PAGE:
by John Seeds and Karl Phenix
Even a small amount of effort directed at keeping existing customers happy can greatly impact a company’s bottom line. Research done by Fred Reichheld of Bain & Company, the inventor of the Net Promoter Score, shows increasing customer retention rates by as little as 5% can increase profits by 25% to 95%. And yet, while most companies have a strategy to acquire customers, only 18% have a strategy that focuses on retention according research from Invesp.
So how can you make keeping customers happy a priority? Here are three steps to get you going:
Step #1: Make it Easy to Do Business with You
One of the best ways to create customer loyalty is the simplest: make it easy for your customers to do business with you. Begin by understanding the journey customers take to interact with you and eliminating any pain points or barriers along the way.
Create a customer experience journey map that details every step your customer takes from the beginning of the purchase process through the initial purchase and into a long-term relationship with your company. Then, use your journey map to its fullest to manage the relationship between your customers and your business.
Step #2: Utilize Customer Data to Improve Experiences
Your business likely uses a Customer Relationship Management system (CRM) to collect customer data. While this is a crucial component of managing customer relationships, simply collecting and tracking data is no longer enough—you must use the data you collect.
There are many ways to use your data effectively. Here are a few some ideas to get you started:
- Look at the impact of the activity. Where do most of your customers interact with your brand? Do they follow you on social media, read your blog or open emails regarding the latest sales? Develop strategies based around what your customers are actually doing. Look at your own website, too. Do shoppers abandon a cart at a certain point? That could be a sign of a confusing shopping experience. Do customers abandon forms without completing them entirely? Decreasing the amount of information, you’re asking for may increase form completion.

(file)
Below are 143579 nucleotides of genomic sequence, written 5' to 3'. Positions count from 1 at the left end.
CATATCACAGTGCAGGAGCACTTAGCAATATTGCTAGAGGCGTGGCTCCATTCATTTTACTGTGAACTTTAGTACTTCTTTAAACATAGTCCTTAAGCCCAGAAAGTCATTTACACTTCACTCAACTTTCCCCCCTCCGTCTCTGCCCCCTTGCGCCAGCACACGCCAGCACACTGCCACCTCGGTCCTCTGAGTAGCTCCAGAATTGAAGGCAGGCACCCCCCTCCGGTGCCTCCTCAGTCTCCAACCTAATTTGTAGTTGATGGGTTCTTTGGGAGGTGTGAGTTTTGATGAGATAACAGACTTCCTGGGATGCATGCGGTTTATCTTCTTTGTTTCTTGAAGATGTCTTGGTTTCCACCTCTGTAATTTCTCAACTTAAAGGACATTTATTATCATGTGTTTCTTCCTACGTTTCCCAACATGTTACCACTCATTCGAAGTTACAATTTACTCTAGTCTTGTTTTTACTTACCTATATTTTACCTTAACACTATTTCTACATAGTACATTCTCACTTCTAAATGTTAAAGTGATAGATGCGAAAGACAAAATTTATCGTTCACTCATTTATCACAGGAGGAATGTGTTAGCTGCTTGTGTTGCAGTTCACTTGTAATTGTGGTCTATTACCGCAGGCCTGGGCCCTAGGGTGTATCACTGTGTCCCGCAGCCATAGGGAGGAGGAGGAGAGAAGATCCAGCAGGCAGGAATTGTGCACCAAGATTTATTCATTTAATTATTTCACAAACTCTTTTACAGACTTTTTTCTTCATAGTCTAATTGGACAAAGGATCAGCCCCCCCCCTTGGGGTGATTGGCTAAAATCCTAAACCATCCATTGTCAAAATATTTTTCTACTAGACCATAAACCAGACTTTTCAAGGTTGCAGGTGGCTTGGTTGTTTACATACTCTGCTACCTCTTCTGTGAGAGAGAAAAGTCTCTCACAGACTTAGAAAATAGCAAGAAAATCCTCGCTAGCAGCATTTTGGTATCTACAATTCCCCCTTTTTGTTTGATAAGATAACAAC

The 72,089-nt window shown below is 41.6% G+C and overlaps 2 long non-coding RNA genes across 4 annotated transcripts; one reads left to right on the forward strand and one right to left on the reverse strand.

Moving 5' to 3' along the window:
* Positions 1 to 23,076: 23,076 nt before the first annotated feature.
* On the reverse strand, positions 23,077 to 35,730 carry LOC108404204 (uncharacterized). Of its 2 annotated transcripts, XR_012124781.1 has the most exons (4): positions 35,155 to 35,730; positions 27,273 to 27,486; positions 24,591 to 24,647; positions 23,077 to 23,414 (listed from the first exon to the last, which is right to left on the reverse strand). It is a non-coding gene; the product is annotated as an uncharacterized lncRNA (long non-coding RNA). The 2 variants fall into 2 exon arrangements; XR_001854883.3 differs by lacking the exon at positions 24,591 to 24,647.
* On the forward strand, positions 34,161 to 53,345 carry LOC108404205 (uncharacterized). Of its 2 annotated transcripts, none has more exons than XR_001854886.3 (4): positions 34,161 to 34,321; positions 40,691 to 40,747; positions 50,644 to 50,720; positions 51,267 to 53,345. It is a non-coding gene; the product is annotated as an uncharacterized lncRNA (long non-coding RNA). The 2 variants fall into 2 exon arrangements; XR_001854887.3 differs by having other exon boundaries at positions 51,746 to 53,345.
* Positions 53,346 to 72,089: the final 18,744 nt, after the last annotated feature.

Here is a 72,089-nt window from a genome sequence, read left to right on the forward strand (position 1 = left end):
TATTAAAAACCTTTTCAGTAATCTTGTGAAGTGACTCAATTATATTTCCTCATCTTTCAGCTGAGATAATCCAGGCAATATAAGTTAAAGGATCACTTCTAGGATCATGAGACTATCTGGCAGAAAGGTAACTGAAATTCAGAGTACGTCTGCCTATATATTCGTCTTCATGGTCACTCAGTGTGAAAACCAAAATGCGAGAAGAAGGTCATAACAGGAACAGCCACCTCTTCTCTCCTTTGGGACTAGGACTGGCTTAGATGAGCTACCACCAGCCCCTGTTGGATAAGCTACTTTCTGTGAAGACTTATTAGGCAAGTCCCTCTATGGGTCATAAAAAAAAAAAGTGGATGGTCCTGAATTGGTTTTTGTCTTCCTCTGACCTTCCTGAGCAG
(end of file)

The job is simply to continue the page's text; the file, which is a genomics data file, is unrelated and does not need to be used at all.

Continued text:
- Align all departments. Sometimes, in marketing and communications, teams who don’t share data can cross paths and do more harm than good. Make sure you’re sharing your data internally so that Sales knows what Marketing is doing, for example. That way, you’ll better coordinate communications and you won’t confuse your customers with mixed messages.
- Gather and use customer feedback. Even small amounts of customer feedback can be highly useful. If you already gather feedback, take the time to review and respond to it. You might implement a process for responding to negative feedback with personal messages. You might also note trends and address those trends as you improve your customer experience.
Step #3: Always Look for New Ways to Foster Loyalty
Continual improvement is key to fostering loyalty to your brand. Your customers’ expectations are always changing, and online technology is becoming more competitive year after year. Google reaffirms this. It reports that 15% of searches are completely new. That’s 300 billion searches every year that have never been searched before—and 300 billion things that people are asking for that they weren’t last year.
Always continue to improve your web experience and remove barriers to purchasing your product. If you don’t make it easier for your customers to come back to you, your competitors will beat you to it.
Read Next: Using Technology To Drive Loyalty Management
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